RABBI WHO HELPS ORPHANS AND DONATED KIDNEY TO SPEAK IN NEWTON
Rabbi Dr. Shmuly Yanklowitz changes the lives of orphans. His interest in adoption grew when he and his wife Shoshana, who currently have two biological children, started trying to adopt five years ago. “We’ve always felt we wanted to give children who needed a home a home,” said Yanklowitz.
The couple recently fostered a child for seven months and continue to look for opportunities to foster and adopt. “That process has opened our eyes and hearts to how dire the need is,” he said.
He addresses the foster and adoption crisis in America with a group he founded called Yatom, which translates to orphan in Hebrew. “Yatom is incentivizing the American Jewish community to foster and adopt, and providing them with community and resources to do so,” said Yanklowitz.
“Foster care is very challenging, just like parenting is but in different ways, but also very rewarding,’ said Yanklowitz. Yanklowitz is a resident of Arizona, a state where tens of thousands of children need homes, he said. According to a recent UNICEF report, there are between 143 and 210 million orphans worldwide. “I feel that as Jews we’re called upon not only to open our hearts, open our wallets but also open our homes when we feel we can,” said Yanklowitz.
A man of many interests, Yanklowitz is working on a project to promote organ donations, in particular living kidney donations. Kidney failure is the ninth leading cause of death in the U.S. “Tens of thousands of people are dying from kidney failure and I think that one of the most important responses right now is for more Jews to step up as organ donors,” said Yanklowitz.
About a year ago in the summer of 2015, Yanklowitz donated his kidney to a complete stranger. He matched with a young Israeli man who was an orphan as a child after losing his mother at a very young age. “It was extra meaningful that he was Israeli,” said Yanklowitz. A YouTube video shows their first meeting where the two men are overcome emotionally, breaking into tears and embracing one another. “It’s a very warm and very emotional relationship and we continue to be in touch,” he said.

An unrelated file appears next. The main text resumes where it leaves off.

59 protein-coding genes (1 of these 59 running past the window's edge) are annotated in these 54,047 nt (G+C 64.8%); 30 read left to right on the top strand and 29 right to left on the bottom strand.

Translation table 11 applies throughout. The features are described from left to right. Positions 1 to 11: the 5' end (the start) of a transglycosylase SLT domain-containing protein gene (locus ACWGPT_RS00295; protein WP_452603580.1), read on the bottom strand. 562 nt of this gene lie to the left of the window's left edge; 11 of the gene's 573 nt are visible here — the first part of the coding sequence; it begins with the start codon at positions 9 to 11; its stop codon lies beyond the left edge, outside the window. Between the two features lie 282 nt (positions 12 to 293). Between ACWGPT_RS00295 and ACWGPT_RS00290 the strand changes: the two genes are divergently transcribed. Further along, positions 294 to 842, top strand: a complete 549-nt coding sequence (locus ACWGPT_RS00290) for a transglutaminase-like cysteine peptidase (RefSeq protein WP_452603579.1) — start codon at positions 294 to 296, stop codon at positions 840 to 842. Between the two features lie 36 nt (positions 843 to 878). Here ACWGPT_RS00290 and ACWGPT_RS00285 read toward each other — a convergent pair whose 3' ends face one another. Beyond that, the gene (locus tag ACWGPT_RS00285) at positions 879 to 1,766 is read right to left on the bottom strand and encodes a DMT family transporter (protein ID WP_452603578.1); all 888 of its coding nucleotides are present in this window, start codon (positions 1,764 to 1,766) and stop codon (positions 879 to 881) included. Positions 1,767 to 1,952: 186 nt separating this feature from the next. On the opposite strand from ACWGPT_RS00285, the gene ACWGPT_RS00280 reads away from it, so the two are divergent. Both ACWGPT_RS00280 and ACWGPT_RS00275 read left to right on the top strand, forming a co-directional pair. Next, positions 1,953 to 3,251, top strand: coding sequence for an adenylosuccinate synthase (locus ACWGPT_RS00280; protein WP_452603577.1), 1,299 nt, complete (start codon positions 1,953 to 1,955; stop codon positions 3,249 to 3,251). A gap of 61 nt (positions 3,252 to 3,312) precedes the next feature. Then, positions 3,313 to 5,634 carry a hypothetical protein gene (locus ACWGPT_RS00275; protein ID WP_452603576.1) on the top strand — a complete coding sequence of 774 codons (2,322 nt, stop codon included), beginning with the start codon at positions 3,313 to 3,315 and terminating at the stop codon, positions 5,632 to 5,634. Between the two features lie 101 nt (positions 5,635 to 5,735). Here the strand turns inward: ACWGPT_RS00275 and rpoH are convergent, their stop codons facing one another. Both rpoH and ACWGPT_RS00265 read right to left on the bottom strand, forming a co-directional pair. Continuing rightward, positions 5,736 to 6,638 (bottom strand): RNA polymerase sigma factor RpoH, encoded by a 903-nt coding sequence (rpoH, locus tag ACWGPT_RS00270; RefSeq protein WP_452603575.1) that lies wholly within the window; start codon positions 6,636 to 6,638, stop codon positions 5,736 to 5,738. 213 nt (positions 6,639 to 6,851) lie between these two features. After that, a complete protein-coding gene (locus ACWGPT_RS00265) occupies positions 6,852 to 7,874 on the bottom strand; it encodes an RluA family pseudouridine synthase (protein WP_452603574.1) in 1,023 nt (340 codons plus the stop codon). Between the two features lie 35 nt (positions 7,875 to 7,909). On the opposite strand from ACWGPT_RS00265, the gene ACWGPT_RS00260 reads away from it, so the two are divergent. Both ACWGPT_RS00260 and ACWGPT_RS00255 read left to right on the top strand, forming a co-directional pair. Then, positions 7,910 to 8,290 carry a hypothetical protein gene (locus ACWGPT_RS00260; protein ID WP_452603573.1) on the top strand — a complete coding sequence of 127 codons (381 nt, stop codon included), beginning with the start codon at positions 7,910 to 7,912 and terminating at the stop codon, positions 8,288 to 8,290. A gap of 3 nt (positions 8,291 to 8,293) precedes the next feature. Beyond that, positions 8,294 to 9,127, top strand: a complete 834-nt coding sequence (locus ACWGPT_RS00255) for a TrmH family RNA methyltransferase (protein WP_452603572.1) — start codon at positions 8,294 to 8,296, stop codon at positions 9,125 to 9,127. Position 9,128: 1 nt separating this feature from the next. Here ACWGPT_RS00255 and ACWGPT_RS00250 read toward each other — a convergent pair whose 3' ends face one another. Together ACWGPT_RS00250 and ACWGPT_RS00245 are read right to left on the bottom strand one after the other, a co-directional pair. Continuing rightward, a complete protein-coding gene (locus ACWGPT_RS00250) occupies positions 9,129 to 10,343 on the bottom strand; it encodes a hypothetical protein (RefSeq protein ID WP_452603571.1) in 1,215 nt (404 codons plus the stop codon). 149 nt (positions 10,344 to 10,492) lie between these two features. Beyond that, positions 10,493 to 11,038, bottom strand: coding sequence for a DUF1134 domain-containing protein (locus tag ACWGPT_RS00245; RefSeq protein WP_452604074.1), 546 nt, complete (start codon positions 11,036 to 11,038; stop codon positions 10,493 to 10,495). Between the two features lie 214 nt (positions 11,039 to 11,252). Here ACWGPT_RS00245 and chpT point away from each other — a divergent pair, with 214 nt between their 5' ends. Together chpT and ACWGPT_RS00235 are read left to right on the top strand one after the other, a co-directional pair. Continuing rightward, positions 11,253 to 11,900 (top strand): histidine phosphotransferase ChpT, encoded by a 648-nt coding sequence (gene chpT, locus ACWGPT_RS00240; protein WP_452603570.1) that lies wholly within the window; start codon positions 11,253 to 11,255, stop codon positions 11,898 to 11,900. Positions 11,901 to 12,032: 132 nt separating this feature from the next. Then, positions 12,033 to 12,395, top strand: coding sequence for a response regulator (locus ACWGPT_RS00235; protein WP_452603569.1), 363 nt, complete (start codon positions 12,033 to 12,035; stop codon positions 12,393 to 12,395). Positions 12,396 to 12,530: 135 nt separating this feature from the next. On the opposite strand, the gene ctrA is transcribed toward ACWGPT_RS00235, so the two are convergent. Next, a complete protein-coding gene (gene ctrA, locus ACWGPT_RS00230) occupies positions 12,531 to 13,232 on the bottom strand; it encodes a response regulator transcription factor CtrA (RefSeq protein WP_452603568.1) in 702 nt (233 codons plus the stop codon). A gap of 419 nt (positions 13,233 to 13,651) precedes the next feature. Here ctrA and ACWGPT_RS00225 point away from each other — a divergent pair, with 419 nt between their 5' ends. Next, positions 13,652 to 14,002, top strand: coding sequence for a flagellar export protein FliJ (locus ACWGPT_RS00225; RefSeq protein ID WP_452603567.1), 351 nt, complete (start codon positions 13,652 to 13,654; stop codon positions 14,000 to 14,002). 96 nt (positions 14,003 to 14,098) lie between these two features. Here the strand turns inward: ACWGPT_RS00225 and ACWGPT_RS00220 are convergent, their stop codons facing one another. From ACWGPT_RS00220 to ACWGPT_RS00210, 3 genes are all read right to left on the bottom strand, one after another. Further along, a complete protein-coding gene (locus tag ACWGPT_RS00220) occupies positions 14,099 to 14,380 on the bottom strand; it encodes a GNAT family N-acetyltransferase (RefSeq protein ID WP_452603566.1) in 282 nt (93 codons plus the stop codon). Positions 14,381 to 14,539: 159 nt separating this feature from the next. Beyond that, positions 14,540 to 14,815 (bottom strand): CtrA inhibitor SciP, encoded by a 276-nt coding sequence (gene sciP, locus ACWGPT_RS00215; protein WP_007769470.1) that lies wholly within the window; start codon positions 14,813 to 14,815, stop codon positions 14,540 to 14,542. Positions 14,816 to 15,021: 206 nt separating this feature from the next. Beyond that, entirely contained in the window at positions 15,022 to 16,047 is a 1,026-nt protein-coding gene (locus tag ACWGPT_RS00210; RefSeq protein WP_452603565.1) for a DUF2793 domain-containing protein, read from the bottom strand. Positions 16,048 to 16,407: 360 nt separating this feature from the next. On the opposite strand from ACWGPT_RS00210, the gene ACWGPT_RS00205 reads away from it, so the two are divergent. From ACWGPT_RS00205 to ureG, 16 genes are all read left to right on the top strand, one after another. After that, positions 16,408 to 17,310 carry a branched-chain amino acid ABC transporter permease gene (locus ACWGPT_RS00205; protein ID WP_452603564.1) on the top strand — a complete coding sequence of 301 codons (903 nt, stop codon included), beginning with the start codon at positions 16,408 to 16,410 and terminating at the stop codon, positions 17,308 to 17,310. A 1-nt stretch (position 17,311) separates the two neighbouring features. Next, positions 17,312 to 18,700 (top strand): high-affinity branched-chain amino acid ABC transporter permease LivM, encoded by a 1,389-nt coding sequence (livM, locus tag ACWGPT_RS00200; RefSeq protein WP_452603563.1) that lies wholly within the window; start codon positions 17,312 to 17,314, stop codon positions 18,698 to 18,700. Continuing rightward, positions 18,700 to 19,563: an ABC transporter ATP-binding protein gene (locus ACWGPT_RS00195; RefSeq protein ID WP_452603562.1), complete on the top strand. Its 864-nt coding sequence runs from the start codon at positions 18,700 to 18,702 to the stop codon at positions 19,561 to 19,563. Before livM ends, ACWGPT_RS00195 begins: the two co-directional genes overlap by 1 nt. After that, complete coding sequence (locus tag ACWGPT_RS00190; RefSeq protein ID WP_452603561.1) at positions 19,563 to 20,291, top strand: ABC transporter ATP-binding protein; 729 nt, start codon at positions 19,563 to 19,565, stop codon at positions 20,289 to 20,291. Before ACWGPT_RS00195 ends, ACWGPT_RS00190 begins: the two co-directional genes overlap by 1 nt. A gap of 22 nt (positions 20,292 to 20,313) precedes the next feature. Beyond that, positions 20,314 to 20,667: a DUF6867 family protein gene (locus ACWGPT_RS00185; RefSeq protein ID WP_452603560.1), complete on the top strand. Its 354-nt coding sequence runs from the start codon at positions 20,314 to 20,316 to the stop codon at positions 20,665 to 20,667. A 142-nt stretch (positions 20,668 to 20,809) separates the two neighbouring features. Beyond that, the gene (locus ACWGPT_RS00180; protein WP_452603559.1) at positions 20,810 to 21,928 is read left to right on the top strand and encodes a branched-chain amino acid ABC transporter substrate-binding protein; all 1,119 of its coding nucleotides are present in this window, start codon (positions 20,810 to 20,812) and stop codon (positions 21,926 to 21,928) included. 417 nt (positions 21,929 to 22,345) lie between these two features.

Yanklowitz felt an urge to donate his own kidney. “I feel that where we can make a difference we should strive to give as much as we can,” he said. Yanklowitz came to the conclusion that it was highly unlikely that he would need a second kidney and yet someone else could live if he were to give one up. “I felt morally compelled to give all I could give and the truth is I gained more out of it than I gave. It was a very spiritually rich experience for me.” He added that the recovery was very manageable.
“My main goal is to be as impactful as I possibly can in helping to build the Jewish community,” said Yanklowitz. Which is, perhaps, one of the reasons why he is coming to speak at Hebrew College on September 28. He is looking forward to studying with the rabbinical students during his visit. “I feel that it’s such a wonderful opportunity to explore, on a high intellectual level, the challenges and opportunities that contemporary Judaism brings forth to help us heal the fragmented world,” said Yanklowitz.
In his mind, it is a blessing to be able to offer wisdom and experience to emerging rabbis who will go out into the field to build the Jewish community. “I feel that Jewish values have a crucial role to play in the development of the twenty-first century drama,” said Yanklowitz, “and I’ve felt that it would be an enormous privilege to be able to be a teacher and change-maker helping to guide that process.”
Yanklowitz can relate to the young rabbis as someone who was once in their very position. After college, Yanklowitz quit his corporate job, finding it unfulfilling, and moved to Israel to study. “I felt that I wanted to live my daily life in a way that was aligned with my highest values,” he said. The prophetic voices of the Jewish tradition, according to Yanklowitz, permeated his soul. “I felt very called by these ethical voices and I felt that I had been given so much by the Jewish community and wanted to return that gift as much as I could,” said Yanklowitz.
At his grandmother’s deathbed at a hospital, he recalled for the first time trying to engage in a form of prayer with her. “Feeling blown away by the power of a healing moment with someone I loved, I felt that I wanted to create as many powerful healing moments for other people as I could,” said Yanklowitz.
Part of the work he’s doing now with orphans and organs, among other causes, is to address healing on a systemic level. But another signficant part of his work is the process, which has to be holy and compassionate, he said. Leadership, in his mind, has to understand the fragility of the human spirit. “So whether I’m doing the work for orphans or for organ donation I try to not just be impactful but to insure the process itself is compassionate.”
TURNING & RETURNING – TESHUVAH & JUSTICE: AN EVENING WITH RABBI DR. SHMULY YANKLOWITZ
During this month of reflection and repentance, we zoom inward to the soul and also outwards to all of existence. We are asked to consider our role in personal, communal and global injustice. Rabbi Dr. Shmuly Yanklowitz is a social justice activist, educator, and author who has written extensively on Jewish spirituality, social justice, and ethics. Rabbi Shmuly is Founder of Uri L’Tzedek, an Orthodox social justice organization and now serves as the President and Dean of Valley Beit Midrash in Scottsdale, AZ. Rabbi Shmuly’s religious journey was filmed in the Independent Lens/PBS documentary “The Calling.” Co-sponsored with LimmudBoston and made possible with support from the Rita J. and Stanley H. Kaplan Family Foundation. He will be speaking at Hebrew College on Wednesday, September 28, at 7:30 p.m. Admission $10. www.hebrewcollege.edu/upcoming-events